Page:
Natural Law (of a more traditional sort) does offer grounds for a normative jurisprudence because it is grounded in ‘common good.’ Normative jurisprudence arises from the analysis of the degree of fit between the law and salient common goods, and exploration and development of the content of ‘common goods.’ The Natural Law notion of ‘common good,’ however, is not a subject for ‘liberal progressive’ law scholars because they make no inquiry into nature of human good (p.34).
A liberal jurisprudence focusing on ‘common good’ would focus on the duties of legislators, and norms that guide legislation, in addition to adjudication. But such a liberal jurisprudence would lack a jurisprudential tradition grounding robust political critiques of the US Constitution, referencing ultimate ends, and would also lack a good alternative to public choice analysis of legislative activity. Finally, it would not provide a basis for liberal/progressive lawyers to challenge prevailing views regarding human nature and the normative systems that spring from them. Instead, one would have the thin ‘universal particularization’ (pp.41-42).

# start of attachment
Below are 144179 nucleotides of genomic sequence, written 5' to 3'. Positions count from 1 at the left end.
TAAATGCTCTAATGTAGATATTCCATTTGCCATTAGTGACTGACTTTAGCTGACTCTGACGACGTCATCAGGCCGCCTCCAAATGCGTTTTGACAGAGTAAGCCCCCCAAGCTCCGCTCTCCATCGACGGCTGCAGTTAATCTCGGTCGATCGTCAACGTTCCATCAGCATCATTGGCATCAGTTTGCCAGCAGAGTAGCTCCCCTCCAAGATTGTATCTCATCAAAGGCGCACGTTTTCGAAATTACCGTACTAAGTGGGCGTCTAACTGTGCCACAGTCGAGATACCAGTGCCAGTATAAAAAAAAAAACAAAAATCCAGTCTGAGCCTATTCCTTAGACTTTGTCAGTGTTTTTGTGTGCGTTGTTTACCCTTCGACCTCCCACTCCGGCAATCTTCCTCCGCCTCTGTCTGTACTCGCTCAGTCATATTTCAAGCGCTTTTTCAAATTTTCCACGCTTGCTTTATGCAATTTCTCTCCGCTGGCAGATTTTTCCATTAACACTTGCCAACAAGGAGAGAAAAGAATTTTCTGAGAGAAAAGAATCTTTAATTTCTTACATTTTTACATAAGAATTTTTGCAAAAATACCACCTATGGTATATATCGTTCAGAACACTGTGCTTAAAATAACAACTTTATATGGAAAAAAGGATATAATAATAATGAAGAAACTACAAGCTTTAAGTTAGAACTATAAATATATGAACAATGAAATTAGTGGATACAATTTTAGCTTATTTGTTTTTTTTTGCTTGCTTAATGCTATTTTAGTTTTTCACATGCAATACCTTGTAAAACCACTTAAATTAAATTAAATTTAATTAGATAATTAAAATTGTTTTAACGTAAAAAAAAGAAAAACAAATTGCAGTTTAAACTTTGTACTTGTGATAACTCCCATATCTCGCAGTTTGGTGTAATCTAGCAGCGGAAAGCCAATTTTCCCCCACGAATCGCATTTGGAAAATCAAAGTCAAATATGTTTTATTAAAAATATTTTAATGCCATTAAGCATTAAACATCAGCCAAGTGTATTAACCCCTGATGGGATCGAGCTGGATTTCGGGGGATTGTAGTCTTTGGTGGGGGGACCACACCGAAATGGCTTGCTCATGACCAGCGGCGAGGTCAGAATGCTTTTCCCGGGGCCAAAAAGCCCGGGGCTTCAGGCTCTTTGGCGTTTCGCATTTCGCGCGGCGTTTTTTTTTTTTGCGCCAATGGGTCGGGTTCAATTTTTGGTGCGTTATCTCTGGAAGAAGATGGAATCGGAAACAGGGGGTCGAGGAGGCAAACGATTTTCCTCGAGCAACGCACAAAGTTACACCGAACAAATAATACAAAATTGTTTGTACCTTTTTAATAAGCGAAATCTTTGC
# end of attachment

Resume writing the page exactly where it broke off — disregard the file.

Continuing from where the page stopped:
Natural Law fell out of favor and its normative contribution to legal theory disappeared during the late 20th century. West offers several explanations for this development. First, Lon Fuller, who clearly lies near the center of Natural Law thinking in the United States, disavowed substantive Natural Law (the sort defended and developed by Finnis) in favor of a procedural natural law. Fuller’s Morality of Law is an argument for necessary procedural content for law, thin enough to be accepted by Hartian Positivism. Fuller rejected the notion that the law ought to specify moral conditions of a good life. Thus, the leading figure in American Natural Law jurisprudence abandoned that portion able to sustain a normative [*207] jurisprudence. Although (early) Dworkin might be thought to have taken up the banner, his view was that equality before the state requires neutrality with respect to theories of good. So there is a retreat from jurisprudential consideration of the nature of the good life (‘common good’). West also believes that the views of Natural Law thinkers about marriage, sex, and same sex marriage made it unattractive.